The year was 1987. I was turning 40 and wanted to start something new in life, so I went to hear the City Light Orchestra in Kansas City, Missouri, a great jazz band.
During break, I asked the sa...view moreThe year was 1987. I was turning 40 and wanted to start something new in life, so I went to hear the City Light Orchestra in Kansas City, Missouri, a great jazz band.
During break, I asked the saxophonist – Ahmad Alaadeen –– if he could recommend a saxophone teacher for me. He said he was teaching at the Charlie Parker Foundation for the Performing Arts and, to my surprise, he said he would teach me.
Alaadeen wanted me to play flute, but instead I started on alto sax. He went to a pawnshop to help me get my first sax. I knew nothing about music. My background was ballet. I had established a new ballet school designed to meet the unique needs of home-schooled students. Since I had never taken a music lesson, he developed a customized program of study just for me so I could start playing songs immediately.
Soon Alaadeen asked me to start booking his band, Alaadeen and The Deans of Swing. I had no knowledge about how to do that either, but started with the country club to which I belonged. That soon led to more bookings and recording demos and developing promotional materials in order to secure more bookings.
Very soon after I met him, Alaadeen was diagnosed with bladder cancer. This was during the earliest years of our professional history. He was ignoring all the signs and it had spread to his lymph nodes. We fought it with chemo, surgery and radiation - a challenge because he had no health insurance.
That was my initial reason for establishing Alaadeen Enterprises, Inc. He was sick – he couldn’t play and make money, not that musicians enjoy the benefits of cushy corporate insurance plans anyway. Without much of an income, he was able to qualify for Medicaid and receive health care. He was not old enough for Medicare.
Our song would play cancer free for 17 years.
I fell in love with Alaadeen very early in our relationship. I'm not sure when he fell in love with me. As I’ve written, I really didn't know how much he loved me until he was dying. We always felt that we were given to each other by God. We cherished this relationship because we knew that God put us together. Alaadeen had been praying for God to send him someone to watch over him and he felt his prayers were answered when he met me. On one of his earliest CDs as leader, he played Someone To Watch Over Me. I was in the engineer's room listening to him play and the hair on my arms raised. It was so heartfelt. Alaadeen always said I saved his life. But that isn't really true. God saved his life and just used me as an instrument, so I really never wanted Alaadeen expressing public thanks to me.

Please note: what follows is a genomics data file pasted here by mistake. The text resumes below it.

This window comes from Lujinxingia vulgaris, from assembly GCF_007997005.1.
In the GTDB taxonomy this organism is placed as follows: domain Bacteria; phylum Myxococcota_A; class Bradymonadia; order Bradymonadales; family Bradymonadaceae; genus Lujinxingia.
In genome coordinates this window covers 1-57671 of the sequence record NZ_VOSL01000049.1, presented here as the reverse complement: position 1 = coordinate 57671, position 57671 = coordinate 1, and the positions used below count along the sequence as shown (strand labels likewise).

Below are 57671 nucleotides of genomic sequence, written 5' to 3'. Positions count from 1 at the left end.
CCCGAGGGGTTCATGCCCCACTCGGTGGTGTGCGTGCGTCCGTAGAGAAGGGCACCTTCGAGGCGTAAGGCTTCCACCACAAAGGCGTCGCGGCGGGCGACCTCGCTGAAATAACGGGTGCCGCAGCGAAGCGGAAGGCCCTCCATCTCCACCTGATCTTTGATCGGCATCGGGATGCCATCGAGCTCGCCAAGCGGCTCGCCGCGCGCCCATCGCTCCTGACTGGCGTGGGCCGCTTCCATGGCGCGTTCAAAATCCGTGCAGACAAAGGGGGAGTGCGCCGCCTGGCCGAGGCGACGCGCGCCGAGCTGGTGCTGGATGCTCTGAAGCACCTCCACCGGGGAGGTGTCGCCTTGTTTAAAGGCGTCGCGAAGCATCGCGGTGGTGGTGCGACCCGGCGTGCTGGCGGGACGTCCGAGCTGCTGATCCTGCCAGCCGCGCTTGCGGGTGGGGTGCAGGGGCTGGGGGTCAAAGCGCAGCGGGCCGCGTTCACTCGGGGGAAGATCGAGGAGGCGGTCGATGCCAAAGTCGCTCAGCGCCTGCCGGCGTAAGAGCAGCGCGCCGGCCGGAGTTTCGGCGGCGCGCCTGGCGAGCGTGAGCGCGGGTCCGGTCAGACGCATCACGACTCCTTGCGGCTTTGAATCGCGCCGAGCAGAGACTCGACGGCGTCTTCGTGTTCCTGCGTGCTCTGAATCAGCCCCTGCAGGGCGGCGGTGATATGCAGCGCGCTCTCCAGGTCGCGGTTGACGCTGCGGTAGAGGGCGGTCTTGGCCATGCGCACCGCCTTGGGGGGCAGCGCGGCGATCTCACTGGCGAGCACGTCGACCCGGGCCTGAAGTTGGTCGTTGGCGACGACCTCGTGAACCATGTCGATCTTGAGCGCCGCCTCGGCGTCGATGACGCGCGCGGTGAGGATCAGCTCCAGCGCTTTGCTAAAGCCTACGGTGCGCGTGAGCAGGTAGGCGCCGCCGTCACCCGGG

When I first met Alaadeen, his original compositions were scribbled out on pieces of paper and stashed in drawers. He did not think that his works were good enough to copyright, but I registered them anyway with the Library of Congress. I secured a composer and publishing membership with ASCAP for him and channeled his royalties into Fandeen Publishing Company (an acronym for Fanny and Alaadeen), which I co-founded to produce and distribute his jazz recordings and videos to an international audience. Fandeen Publishing Company also published Alaadeen's oral autobiography; Dysfunctional / life journeys of a second generation jazz musician, and The Rest Of The Story; Jazz Improvization and History.
I recruited investors to produce CDs of his original tunes, the first being Alaadeen and the Deans of Swing, Live Jazz on the Plaza. During the early 90s, I made sure he had a website that marketed his published material.
I established Alaadeen Enterprises Inc. as a not-for-profit 501(c)(3) corporation, to manage, promote, schedule and present Alaadeen's educational performances and clinics to an international audience. I wrote and secured grants to underwrite artistic performances. I had neither business experience nor grant writing experience, but knew that the grants would be awarded because of Alaadeen's history. He was a second-generation jazz musician and his musical and career story needed to be told. I even collaborated with multiple School Districts to provide jazz residency programs to promote jazz cultural history and expand jazz audiences.
Then we formed 'ASR Records. We produced jazz recordings: And The Beauty of It All, New Africa Suite, Time Through The Ages, and Blues For RC and Josephine, Too. We produced the video recording: Kansas City Jazz Legacy, On the Cusp. I oversaw all of the business aspects of CD production and developed a small business plan to secure investors. I distributed CDs to include record stores, radio stations reviewers and other media, coordinated and oversaw advertising in national publications, and wrote press releases securing coverage in radio, TV and newspaper. I orchestrated nominations for his recognition including one resulting in his receiving the “2000 Governor’s Humanities Award” for contributions to Kansas City’s jazz heritage, along with a citation in “The Congressional Record” on the floor of the United States House of Congress.
During this time I secured a consulting position with the 18th & Vine Authority. With Alaadeen's constant guidance I developed the Jazz Masters’ Program for the American Jazz Museum and obtained state funding assistance for the 18th & Vine Jazz Performance Series; Jammin' at the Gem.
Later in our relationship, we got married. We had a pear tree in our backyard. Only twice would it produce large abundant fruit: the year we married and the summer that Alaadeen passed.
I have always felt a significant reason for my life was to promote Alaadeen's music. I always knew he was part of jazz history. For 25 years, I made sure that Alaadeen's music was brought to the public. And now my goal is to continue his legacy.view less